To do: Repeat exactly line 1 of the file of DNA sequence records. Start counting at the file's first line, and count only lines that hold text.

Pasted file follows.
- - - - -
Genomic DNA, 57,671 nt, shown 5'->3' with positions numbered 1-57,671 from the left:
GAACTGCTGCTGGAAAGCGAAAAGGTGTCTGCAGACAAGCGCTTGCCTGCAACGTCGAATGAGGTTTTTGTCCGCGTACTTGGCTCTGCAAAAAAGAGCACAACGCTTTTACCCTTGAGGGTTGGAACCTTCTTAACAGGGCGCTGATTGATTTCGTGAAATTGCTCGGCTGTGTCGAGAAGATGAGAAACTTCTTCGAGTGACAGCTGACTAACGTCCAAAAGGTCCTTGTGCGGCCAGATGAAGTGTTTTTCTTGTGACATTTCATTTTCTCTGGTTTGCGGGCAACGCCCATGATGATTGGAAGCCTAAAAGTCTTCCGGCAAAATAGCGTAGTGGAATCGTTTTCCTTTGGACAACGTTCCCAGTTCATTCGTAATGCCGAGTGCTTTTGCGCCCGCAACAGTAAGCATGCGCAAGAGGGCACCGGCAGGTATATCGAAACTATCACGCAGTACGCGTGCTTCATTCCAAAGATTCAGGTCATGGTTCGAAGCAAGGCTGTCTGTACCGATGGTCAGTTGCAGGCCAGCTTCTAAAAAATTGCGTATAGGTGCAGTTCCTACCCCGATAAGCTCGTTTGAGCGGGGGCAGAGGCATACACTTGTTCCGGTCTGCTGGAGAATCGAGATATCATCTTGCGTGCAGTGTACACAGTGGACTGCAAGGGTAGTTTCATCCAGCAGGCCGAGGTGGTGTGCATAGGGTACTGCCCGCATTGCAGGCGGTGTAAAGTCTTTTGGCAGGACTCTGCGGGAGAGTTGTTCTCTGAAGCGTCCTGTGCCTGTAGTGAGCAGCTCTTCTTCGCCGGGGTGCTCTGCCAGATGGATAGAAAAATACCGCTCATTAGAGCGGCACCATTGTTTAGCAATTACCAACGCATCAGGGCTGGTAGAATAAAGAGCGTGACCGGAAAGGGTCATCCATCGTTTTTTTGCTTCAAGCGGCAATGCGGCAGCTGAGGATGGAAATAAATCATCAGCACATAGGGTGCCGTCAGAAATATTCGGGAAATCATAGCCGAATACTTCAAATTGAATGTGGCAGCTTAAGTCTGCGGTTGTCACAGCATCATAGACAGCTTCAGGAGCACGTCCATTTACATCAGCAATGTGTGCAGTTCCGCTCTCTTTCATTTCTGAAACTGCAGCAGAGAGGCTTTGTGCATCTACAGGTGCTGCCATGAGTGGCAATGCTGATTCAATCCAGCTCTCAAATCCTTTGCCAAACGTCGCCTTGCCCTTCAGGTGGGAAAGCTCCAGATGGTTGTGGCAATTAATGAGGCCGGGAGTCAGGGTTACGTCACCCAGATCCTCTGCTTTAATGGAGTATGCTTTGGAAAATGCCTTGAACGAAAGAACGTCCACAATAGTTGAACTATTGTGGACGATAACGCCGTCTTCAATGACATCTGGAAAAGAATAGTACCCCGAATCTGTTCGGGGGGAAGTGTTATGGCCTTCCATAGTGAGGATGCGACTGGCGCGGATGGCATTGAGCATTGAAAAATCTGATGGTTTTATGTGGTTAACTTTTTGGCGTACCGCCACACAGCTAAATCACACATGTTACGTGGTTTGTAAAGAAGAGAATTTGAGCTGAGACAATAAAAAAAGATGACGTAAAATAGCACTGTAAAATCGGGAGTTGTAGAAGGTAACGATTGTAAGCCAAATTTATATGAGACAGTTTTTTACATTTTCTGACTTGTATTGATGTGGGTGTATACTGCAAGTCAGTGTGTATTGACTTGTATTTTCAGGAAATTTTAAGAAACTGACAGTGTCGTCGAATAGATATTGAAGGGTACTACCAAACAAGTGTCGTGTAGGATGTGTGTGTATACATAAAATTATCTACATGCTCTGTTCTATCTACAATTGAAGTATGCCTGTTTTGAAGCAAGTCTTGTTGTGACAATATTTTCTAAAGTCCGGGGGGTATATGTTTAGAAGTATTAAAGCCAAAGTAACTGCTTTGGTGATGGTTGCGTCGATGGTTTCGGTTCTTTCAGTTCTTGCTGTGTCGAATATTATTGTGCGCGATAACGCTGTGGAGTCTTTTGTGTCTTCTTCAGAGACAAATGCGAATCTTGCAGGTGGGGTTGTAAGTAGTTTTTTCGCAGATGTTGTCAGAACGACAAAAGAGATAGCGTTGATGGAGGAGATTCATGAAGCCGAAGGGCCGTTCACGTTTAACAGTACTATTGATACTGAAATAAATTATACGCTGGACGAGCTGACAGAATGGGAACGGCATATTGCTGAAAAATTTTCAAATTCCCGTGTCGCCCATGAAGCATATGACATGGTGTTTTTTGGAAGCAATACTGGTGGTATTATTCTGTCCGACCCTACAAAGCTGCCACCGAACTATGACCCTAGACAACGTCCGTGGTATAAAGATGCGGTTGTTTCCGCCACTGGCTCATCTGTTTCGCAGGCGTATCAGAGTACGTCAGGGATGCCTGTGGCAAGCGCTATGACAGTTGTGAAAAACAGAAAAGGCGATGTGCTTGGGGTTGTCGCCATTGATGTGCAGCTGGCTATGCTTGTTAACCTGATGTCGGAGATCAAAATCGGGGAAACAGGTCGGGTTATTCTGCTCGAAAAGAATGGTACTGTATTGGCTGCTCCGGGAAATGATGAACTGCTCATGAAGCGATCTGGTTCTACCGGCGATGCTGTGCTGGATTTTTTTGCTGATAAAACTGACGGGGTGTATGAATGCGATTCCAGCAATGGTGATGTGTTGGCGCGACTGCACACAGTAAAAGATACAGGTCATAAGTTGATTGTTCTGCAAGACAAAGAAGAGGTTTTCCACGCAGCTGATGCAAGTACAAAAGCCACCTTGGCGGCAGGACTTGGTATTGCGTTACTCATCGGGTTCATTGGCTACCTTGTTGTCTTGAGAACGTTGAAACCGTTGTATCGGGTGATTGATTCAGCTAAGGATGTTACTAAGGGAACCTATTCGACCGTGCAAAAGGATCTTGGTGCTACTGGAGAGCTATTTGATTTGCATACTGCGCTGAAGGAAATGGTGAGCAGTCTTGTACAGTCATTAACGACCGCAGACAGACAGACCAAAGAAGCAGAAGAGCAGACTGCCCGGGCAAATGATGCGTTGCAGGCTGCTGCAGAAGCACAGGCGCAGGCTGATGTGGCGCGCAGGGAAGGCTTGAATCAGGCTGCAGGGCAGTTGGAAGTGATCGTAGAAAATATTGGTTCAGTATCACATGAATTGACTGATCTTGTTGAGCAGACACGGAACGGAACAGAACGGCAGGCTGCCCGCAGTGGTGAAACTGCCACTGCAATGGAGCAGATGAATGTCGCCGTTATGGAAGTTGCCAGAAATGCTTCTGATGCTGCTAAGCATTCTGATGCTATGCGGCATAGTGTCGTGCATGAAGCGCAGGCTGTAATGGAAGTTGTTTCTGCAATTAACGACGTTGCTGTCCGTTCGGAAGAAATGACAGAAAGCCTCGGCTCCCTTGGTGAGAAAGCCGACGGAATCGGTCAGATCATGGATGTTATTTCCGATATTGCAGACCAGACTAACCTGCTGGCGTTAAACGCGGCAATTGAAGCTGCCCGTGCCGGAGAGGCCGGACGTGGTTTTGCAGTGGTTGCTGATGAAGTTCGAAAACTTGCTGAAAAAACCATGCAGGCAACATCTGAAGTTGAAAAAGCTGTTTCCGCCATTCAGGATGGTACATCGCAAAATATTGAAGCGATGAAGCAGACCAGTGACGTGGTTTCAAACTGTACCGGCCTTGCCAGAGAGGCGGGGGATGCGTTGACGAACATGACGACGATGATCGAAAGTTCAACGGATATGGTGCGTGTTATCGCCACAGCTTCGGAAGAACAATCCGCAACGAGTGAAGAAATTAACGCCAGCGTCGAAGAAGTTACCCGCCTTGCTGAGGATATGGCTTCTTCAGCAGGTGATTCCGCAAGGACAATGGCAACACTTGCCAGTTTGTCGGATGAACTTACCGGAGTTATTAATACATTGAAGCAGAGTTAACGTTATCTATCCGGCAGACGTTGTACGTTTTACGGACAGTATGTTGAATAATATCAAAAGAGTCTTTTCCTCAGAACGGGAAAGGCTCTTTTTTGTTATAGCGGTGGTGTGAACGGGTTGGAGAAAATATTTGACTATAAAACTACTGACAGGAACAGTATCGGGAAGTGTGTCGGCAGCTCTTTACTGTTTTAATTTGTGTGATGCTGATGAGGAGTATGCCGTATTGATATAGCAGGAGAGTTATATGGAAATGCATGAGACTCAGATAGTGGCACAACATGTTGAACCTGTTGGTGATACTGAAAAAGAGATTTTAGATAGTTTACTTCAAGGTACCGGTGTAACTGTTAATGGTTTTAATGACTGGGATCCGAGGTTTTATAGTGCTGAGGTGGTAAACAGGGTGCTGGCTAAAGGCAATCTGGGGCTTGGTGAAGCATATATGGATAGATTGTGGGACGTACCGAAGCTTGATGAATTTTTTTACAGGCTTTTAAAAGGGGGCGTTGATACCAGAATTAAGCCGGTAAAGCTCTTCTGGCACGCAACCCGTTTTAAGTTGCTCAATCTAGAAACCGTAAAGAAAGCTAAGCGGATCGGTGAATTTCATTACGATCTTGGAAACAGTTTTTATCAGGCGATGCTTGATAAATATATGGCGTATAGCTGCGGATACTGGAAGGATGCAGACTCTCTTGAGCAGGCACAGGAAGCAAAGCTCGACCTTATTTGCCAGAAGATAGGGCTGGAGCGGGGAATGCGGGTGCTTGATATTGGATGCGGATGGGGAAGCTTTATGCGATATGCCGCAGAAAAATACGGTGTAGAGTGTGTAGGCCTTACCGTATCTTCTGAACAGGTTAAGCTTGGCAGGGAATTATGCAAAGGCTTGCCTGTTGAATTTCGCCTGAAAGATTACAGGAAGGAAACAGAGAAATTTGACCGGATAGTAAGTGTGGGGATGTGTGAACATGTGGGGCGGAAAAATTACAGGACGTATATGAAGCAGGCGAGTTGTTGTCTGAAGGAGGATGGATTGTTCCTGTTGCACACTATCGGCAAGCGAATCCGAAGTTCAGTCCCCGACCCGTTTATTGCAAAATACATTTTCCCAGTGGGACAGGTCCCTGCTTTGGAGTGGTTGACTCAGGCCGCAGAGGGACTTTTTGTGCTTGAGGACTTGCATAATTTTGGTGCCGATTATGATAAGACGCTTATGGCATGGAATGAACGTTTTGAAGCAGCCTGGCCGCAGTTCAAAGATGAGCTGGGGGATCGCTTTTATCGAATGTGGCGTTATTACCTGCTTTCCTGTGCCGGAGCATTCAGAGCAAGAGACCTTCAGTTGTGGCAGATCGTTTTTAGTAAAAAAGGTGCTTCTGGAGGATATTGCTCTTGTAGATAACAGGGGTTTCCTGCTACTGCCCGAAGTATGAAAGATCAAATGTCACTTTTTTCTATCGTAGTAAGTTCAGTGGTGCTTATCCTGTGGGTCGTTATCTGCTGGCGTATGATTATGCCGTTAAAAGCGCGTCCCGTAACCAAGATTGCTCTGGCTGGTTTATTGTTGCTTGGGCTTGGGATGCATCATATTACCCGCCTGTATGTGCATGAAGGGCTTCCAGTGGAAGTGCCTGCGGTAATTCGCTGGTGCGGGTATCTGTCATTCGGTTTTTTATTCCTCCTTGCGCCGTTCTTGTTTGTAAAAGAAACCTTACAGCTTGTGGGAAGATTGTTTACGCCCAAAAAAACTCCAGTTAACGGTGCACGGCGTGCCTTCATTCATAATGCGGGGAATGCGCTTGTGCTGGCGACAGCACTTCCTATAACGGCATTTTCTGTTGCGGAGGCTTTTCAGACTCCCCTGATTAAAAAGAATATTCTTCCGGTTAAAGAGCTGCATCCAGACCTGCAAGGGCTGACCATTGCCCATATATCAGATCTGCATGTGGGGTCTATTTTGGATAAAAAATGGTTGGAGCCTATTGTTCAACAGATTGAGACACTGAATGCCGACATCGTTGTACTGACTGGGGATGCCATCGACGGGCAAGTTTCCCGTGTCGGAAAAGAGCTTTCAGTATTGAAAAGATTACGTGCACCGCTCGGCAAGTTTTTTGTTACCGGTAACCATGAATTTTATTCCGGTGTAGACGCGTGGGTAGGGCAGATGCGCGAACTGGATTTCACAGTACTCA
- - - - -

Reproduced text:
Genomic DNA, 57,671 nt, shown 5'->3' with positions numbered 1-57,671 from the left: